SIMIODE (Systemic Initiative for Modeling Investigations and Opportunities with Differential Equations) held its third annual SCUDEM Differential Equations Modeling Challenge from October 19-27 with the culminating presentation given on Saturday, October 27. Undergraduate mathematics students Holly Caldes, Thomson Kneeland, and Katherine Ruddy formed the Department of Mathematical Sciences’ inaugural team with Dr. Baojun Song acting as coach and mentor. Prior to the Challenge, Caldes, Kneeland, and Ruddy met with Dr. Song to review different differential equations modeling techniques. Once the Challenge began, the students were given one week to select one of three possible problems and to build a mathematical model to be presented at the October 27 symposium.
The Montclair State team chose to model The Effects of Temperature Variation on the Northern Pine Snake Population with its relevance to modern day climate change in our own New Jersey backyard. The three members worked together throughout the week, assigned themselves different roles based on their strengths, used differential equations to build a mathematical model, and validated the model with numerical simulations. Presenting their findings at Manhattan College to a roomful of other teams and faculty from the region, the Montclair State team performed terrifically, and received top marks from the judges for their mathematics work and presentation.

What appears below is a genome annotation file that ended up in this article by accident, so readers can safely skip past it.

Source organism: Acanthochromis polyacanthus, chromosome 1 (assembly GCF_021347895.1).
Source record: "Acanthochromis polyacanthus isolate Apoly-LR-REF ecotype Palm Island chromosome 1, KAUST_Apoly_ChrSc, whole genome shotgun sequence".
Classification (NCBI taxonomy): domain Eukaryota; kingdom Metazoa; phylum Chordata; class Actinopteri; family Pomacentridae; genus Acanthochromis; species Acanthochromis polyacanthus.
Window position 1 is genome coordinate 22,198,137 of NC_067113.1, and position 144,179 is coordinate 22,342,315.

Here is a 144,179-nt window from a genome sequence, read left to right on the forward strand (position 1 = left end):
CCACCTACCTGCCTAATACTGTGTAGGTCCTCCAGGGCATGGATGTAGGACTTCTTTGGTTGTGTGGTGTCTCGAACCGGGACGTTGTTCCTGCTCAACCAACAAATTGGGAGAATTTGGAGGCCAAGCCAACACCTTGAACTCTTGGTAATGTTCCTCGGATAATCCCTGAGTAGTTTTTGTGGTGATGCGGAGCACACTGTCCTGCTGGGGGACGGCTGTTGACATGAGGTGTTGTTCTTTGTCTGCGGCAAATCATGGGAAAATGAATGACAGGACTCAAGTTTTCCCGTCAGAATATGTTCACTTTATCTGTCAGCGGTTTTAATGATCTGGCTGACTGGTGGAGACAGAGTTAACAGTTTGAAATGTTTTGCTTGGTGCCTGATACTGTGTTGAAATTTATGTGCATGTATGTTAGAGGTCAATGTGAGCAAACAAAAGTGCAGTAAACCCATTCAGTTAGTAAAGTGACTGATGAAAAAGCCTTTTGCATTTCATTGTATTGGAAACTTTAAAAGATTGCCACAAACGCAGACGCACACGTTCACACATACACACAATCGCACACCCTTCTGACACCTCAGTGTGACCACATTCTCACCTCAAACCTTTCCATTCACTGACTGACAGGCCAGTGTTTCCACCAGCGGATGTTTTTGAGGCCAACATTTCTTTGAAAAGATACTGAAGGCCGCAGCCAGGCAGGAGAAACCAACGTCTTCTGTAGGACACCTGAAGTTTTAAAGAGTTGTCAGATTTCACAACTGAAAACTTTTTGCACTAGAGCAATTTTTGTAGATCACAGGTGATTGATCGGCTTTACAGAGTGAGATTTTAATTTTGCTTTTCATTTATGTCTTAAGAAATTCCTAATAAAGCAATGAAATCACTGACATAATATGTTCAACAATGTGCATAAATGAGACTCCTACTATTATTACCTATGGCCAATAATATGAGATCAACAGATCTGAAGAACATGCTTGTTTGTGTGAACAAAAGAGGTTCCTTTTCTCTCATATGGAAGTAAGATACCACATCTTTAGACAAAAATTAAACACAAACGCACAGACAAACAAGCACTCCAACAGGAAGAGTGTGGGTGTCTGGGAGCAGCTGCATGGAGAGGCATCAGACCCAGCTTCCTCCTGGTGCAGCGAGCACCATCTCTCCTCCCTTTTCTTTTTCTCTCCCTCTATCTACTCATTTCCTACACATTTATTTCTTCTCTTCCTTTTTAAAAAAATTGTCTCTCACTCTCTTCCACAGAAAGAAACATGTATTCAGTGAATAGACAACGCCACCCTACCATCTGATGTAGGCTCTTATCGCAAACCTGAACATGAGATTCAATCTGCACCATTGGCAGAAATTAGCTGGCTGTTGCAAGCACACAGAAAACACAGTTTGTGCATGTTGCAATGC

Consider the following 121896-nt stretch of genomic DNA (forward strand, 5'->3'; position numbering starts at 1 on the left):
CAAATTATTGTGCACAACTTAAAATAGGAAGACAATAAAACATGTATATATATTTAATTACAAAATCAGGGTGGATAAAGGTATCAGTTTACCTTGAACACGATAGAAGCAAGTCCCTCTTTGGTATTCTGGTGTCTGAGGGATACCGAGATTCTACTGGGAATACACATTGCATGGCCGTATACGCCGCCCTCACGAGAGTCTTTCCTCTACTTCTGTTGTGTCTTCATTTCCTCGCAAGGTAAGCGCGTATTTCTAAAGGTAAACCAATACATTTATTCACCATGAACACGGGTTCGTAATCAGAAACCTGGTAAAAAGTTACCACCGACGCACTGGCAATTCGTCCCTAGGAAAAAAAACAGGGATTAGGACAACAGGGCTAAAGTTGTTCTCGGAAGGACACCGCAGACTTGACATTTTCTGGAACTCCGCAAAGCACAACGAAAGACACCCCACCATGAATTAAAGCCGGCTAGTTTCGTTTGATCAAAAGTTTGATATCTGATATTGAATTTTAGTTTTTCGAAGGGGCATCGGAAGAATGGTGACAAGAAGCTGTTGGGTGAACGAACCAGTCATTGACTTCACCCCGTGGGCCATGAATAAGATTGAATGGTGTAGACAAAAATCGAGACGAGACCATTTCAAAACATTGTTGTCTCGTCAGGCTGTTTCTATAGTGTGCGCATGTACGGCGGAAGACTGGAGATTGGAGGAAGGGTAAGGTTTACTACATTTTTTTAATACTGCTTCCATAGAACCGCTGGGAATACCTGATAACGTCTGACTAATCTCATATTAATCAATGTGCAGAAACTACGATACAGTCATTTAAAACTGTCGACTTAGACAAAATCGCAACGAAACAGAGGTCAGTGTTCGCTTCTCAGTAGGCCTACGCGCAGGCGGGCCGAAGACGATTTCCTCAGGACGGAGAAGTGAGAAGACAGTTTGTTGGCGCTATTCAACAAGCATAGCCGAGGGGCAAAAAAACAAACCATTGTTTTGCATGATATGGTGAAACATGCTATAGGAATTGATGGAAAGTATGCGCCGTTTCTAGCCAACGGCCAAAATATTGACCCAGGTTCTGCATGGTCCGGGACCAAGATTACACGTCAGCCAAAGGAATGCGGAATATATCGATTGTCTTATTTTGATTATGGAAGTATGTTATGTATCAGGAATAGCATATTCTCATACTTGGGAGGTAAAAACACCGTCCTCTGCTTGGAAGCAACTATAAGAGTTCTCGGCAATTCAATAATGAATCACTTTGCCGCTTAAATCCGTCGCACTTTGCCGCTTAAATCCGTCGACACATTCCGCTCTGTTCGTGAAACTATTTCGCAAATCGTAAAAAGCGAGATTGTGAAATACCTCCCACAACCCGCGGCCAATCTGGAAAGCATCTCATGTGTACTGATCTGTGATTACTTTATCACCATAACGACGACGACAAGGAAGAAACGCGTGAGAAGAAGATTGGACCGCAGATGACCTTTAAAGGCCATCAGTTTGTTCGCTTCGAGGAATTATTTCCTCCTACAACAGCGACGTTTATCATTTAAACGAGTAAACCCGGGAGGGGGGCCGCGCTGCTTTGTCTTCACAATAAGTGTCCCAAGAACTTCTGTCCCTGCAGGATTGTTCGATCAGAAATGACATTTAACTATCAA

The team took a data-oriented approach to the problem, noting that recent field data shows the sex ratio and survival rates of hatchling pine snakes to vary directly with temperature. They used this research data to build a logistic model of the female snake population. After determining the equilibrium states and performing stability analysis, they validated the model with Monte Carlo simulations of hypothetical temperature distributions over a 100 year period. The theoretical and numerical studies both showed that greater variance of temperature would negatively affect the Northern Pine Snake population over time, potentially even resulting in extinction of the species.
The Challenge offers a wonderful opportunity for students interested in applied mathematics, differential equations, and mathematical modeling to investigate a real world problem. The Montclair State students thoroughly enjoyed the experience and encourage interested undergraduate students to join the team for next year’s Challenge. Students who would like to participate should contact Dr. Eric Forgoston, firstname.lastname@example.org.